Image provided by: University of Oregon Libraries; Eugene, OR
About Polk County itemizer observer. (Dallas, Or) 1992-current | View Entire Issue (Feb. 25, 2015)
18A Polk County Itemizer-Observer • February 25, 2015
Polk County Schools/Education
Superintendent interviews continue
The third act of “Our
Town,” which portrays
life and love in small
town Grover’s Cor-
ners, N.H., takes on a
more somber and re-
flective tone. Here,
Emily Johnson seated
in the front row sec-
ond from left, and
Doc Gibbs (Luke Dis-
ney) take part in a
scene near the end of
the play. “Our Town “
will be in production
Saturday at Bollman
Auditorium at Dallas
High School. Shows
are at 7 p.m.
DALLAS — The Dallas School Board is conducting its initial
interviews with superintendent candidates, but the community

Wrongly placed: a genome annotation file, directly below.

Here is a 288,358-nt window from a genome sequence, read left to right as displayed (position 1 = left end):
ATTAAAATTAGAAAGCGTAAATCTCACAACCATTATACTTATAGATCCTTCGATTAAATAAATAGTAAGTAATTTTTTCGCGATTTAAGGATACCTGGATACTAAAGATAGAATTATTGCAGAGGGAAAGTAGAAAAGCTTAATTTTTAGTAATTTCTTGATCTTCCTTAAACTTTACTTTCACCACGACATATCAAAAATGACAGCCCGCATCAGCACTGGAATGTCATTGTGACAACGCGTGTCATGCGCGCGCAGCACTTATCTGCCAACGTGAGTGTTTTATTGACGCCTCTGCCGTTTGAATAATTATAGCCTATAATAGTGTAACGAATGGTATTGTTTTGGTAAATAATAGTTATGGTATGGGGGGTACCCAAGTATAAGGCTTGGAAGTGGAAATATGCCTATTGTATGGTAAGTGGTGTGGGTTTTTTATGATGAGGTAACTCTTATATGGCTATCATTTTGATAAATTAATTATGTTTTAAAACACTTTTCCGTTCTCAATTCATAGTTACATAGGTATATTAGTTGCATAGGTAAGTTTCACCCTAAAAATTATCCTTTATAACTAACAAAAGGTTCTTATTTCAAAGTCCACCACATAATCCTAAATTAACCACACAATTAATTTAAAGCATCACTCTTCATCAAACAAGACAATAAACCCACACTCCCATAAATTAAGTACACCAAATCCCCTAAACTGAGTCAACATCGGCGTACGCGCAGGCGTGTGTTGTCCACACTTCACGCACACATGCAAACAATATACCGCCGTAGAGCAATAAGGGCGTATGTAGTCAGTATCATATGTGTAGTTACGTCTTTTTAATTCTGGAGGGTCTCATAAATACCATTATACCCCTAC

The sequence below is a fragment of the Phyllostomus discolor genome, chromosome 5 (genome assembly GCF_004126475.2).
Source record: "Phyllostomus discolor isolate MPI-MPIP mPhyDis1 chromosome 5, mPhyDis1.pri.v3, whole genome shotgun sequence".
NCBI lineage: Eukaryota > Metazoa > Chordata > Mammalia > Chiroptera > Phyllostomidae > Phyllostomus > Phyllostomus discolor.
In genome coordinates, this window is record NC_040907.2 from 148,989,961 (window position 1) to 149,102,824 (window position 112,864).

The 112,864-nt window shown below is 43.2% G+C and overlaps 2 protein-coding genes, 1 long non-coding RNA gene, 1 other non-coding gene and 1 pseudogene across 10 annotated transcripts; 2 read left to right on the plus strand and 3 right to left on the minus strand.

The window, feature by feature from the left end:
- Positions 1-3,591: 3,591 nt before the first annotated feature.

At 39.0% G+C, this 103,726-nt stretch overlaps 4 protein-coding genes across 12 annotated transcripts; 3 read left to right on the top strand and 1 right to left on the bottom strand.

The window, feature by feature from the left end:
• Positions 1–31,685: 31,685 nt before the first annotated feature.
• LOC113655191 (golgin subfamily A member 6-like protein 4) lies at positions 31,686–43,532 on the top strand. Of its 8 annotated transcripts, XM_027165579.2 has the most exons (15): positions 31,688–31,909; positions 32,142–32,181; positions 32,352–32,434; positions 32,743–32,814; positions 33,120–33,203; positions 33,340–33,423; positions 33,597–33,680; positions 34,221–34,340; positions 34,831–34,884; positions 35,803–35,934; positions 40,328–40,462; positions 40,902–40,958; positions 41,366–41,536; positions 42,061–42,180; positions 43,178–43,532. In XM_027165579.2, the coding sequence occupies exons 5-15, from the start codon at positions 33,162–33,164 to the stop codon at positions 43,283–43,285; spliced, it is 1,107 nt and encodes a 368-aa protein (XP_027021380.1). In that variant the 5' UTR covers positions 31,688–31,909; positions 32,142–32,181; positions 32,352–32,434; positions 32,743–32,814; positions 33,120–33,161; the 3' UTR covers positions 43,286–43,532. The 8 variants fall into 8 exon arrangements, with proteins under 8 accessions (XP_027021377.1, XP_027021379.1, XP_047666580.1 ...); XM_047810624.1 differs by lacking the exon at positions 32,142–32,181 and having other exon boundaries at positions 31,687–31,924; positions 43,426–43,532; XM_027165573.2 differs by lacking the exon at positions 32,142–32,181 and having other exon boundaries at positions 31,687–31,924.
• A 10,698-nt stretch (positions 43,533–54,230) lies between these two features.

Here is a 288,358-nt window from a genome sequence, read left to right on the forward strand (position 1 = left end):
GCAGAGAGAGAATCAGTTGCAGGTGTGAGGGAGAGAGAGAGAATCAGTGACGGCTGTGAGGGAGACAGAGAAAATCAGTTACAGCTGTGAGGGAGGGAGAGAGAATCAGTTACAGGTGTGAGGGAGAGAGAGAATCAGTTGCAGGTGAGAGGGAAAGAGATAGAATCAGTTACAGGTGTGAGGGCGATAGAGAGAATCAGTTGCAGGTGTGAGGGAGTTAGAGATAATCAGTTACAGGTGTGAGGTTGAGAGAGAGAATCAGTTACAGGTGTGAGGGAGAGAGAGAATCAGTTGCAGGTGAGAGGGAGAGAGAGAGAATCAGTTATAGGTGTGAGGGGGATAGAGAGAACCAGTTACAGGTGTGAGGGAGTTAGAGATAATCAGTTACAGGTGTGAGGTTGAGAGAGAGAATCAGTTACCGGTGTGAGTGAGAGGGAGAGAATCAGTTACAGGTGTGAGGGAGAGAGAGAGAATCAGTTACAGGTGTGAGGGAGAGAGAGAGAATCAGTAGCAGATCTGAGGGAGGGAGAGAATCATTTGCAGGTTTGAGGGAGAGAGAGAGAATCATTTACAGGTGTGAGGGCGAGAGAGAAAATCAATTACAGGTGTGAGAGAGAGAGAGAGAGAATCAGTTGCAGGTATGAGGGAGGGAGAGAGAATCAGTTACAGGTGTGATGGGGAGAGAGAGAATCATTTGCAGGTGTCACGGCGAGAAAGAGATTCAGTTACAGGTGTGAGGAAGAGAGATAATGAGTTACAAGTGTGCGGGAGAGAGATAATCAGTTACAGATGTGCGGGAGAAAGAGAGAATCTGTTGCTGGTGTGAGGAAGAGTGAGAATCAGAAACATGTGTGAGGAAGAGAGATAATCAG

will soon be able to get to know who the finalists are.
The board is scheduled to complete interviews with up to 10
candidates this week, followed by selection of the finalists and
a public announcement.
The district anticipates bringing its finalists to Dallas on March
5 and March 6 to meet with staff, students and community
members. Second interviews also will be conducted at that time.
On Feb. 16, a 27-member screening committee helped the
board narrow down the applicant pool of 18 to those undergo-
ing initial interviews. Several screeners will observe the inter-
views and provide feedback; interviews are closed to the public.
‘Distinguished Educator’ selected
JOLENE GUZMAN/ Itemizer-Observer
Dallas comes to ‘Our Town’
DHS winter play production includes a little hometown touch
By Jolene Guzman
DALLAS — Even a simple
life is worth living to the
fullest, “every minute.”
That is the lesson embed-
ded in Thornton Wilder’s
“Our Town,” which comes to
the Bollman Auditorium
stage Thursday through Sat-
urday at Dallas High School.
Life in Grover’s Corners,
N.H., circa 1901, is nothing if
not simple. Act 1 opens on a
morning scene that could
have taken place in any small
town: milk and newspaper
deliveries and children get-
ting ready for school.
For Dallas High’s produc-